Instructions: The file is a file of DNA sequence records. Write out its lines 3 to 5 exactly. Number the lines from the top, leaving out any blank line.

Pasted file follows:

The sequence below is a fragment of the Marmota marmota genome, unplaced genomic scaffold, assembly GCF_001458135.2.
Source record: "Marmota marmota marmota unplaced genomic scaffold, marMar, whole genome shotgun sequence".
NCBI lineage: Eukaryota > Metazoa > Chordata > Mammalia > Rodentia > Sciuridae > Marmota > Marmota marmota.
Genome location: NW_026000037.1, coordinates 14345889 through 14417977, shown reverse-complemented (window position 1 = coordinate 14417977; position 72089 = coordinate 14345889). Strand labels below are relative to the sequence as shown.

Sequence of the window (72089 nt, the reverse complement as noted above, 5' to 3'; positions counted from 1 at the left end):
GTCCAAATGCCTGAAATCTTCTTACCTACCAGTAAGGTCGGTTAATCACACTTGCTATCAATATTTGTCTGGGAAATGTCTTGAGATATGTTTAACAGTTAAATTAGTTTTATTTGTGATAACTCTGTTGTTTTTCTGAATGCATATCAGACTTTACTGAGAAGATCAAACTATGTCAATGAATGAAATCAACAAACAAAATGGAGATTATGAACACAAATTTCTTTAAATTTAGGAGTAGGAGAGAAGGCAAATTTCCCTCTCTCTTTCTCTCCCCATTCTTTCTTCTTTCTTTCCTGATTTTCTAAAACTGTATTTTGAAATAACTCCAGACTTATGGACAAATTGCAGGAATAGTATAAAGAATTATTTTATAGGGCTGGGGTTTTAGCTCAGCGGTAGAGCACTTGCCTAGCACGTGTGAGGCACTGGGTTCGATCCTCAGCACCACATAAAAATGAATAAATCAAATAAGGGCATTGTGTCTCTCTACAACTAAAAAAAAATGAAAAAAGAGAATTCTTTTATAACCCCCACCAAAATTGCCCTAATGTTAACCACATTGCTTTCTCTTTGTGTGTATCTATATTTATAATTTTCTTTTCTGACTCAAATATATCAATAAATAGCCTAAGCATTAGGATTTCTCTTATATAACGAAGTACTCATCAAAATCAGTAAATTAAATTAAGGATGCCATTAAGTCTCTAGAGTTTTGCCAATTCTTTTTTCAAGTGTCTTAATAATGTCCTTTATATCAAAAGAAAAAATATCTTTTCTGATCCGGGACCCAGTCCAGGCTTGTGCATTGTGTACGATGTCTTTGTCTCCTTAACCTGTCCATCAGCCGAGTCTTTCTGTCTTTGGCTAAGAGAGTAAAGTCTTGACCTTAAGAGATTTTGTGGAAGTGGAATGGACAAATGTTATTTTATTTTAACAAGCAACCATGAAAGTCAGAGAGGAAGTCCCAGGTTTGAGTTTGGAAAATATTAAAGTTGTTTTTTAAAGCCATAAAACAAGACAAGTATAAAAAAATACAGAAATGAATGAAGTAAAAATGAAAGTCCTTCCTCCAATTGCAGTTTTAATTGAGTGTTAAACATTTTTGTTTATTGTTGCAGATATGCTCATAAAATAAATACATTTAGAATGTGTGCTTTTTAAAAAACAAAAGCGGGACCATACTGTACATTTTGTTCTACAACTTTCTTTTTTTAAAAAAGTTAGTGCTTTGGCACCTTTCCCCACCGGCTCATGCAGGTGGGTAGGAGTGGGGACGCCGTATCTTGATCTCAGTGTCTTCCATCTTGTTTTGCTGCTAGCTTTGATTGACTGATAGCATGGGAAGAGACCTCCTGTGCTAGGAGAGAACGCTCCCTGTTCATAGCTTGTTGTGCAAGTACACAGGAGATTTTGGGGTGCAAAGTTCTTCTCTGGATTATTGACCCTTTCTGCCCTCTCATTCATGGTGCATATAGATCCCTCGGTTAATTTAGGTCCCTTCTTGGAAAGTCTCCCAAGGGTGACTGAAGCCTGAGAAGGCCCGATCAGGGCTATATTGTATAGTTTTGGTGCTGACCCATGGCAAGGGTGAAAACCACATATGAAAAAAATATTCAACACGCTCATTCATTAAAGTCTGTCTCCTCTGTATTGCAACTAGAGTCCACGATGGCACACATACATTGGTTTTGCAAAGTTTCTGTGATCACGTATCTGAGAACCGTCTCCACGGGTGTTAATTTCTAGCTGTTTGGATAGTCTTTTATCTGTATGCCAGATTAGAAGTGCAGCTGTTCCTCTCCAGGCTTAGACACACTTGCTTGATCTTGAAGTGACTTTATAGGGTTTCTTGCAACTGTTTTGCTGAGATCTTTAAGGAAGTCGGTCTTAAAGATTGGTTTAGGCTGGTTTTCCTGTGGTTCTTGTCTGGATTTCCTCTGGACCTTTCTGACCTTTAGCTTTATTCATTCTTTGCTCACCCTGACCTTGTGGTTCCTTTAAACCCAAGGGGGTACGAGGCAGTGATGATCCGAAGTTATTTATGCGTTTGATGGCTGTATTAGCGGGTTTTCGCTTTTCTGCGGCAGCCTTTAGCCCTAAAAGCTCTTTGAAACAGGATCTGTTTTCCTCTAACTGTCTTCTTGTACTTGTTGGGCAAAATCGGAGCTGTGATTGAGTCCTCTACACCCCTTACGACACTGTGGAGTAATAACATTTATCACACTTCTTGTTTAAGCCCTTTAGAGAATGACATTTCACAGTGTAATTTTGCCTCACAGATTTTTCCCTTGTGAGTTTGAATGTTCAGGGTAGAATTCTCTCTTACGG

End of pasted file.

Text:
NCBI lineage: Eukaryota > Metazoa > Chordata > Mammalia > Rodentia > Sciuridae > Marmota > Marmota marmota.
Genome location: NW_026000037.1, coordinates 14345889 through 14417977, shown reverse-complemented (window position 1 = coordinate 14417977; position 72089 = coordinate 14345889). Strand labels below are relative to the sequence as shown.

Sequence of the window (72089 nt, the reverse complement as noted above, 5' to 3'; positions counted from 1 at the left end):